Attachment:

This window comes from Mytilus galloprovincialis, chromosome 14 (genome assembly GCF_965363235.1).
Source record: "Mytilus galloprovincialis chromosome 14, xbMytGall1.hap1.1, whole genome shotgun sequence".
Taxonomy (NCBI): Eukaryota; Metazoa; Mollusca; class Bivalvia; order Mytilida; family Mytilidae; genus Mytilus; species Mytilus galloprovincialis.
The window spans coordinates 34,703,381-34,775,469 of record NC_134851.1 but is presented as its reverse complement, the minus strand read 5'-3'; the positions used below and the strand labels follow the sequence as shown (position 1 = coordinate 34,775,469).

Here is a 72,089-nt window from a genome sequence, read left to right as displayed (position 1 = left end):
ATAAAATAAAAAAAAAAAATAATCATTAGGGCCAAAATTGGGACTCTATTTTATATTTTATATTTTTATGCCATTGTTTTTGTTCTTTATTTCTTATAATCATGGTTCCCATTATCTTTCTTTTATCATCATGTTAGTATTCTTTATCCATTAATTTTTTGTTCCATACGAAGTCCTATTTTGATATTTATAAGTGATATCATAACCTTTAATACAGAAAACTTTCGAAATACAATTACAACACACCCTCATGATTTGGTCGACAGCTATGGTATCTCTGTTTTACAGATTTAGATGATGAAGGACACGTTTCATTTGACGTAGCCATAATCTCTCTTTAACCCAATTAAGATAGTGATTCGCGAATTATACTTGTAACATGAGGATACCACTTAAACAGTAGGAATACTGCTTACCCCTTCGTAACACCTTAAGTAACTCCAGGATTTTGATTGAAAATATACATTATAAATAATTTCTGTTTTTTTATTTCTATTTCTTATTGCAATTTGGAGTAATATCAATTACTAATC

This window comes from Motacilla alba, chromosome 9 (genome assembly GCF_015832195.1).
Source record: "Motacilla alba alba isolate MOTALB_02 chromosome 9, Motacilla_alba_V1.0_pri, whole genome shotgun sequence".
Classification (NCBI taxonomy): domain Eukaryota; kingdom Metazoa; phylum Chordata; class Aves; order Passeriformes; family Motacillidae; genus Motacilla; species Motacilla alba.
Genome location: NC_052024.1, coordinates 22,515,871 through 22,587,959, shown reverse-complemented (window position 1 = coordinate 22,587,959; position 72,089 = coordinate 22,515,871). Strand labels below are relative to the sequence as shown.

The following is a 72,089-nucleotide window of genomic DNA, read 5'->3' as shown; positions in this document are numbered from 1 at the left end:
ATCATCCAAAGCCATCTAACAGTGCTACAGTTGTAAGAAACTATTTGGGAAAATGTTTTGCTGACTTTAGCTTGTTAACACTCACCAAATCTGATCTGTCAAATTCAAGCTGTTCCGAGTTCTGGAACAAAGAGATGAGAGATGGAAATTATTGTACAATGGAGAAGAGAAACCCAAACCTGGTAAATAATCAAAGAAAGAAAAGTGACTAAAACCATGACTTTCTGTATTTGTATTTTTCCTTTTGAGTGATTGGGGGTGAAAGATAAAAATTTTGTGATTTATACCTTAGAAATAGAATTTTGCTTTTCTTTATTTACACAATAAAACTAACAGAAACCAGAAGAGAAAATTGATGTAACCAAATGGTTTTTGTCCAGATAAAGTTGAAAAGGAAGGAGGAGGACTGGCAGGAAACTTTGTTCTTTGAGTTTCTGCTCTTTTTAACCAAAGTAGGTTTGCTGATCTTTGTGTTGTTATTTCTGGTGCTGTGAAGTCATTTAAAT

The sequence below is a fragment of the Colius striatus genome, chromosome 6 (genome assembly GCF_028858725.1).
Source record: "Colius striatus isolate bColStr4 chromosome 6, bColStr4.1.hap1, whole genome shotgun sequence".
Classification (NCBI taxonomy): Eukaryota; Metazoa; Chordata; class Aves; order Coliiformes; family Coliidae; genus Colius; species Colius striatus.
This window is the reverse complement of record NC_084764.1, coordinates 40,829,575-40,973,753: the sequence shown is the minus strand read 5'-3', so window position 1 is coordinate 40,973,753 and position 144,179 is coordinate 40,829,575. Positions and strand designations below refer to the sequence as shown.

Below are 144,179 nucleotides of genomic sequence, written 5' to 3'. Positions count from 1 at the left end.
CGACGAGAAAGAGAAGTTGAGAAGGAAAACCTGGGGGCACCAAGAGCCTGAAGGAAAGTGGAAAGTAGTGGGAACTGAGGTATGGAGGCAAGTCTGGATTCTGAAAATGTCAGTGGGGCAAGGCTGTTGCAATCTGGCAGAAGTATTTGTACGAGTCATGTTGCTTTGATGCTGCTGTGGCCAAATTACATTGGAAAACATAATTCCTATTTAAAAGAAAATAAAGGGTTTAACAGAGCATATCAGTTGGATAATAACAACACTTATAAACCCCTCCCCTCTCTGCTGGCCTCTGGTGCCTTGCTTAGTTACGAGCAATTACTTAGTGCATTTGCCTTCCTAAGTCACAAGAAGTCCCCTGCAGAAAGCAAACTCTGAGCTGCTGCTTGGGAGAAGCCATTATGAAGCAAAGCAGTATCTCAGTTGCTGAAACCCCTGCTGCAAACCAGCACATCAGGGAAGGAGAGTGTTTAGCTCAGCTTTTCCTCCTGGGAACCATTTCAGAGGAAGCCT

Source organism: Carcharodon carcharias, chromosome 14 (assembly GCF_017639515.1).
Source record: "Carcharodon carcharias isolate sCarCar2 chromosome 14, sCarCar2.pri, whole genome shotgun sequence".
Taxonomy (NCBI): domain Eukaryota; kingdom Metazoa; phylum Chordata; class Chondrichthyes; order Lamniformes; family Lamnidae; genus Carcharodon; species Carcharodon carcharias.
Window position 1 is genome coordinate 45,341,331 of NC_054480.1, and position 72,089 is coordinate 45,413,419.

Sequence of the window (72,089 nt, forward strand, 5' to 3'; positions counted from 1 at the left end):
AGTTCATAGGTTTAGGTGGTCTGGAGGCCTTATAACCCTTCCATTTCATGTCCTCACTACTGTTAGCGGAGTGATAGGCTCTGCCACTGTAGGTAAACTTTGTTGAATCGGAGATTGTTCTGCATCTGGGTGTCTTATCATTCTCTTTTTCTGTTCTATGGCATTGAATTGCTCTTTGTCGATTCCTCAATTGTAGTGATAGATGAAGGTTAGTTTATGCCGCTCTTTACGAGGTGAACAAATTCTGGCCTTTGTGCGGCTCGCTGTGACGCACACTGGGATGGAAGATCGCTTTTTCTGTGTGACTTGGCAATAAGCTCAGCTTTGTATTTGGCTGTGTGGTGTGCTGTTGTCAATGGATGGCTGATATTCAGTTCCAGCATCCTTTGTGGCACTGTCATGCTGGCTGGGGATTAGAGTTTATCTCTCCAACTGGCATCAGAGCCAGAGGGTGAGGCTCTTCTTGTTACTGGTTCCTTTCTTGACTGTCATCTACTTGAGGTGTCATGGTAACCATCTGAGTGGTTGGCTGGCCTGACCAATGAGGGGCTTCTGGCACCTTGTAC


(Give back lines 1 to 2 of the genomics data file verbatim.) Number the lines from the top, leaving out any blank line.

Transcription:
This window comes from Mytilus galloprovincialis, chromosome 14 (genome assembly GCF_965363235.1).
Source record: "Mytilus galloprovincialis chromosome 14, xbMytGall1.hap1.1, whole genome shotgun sequence".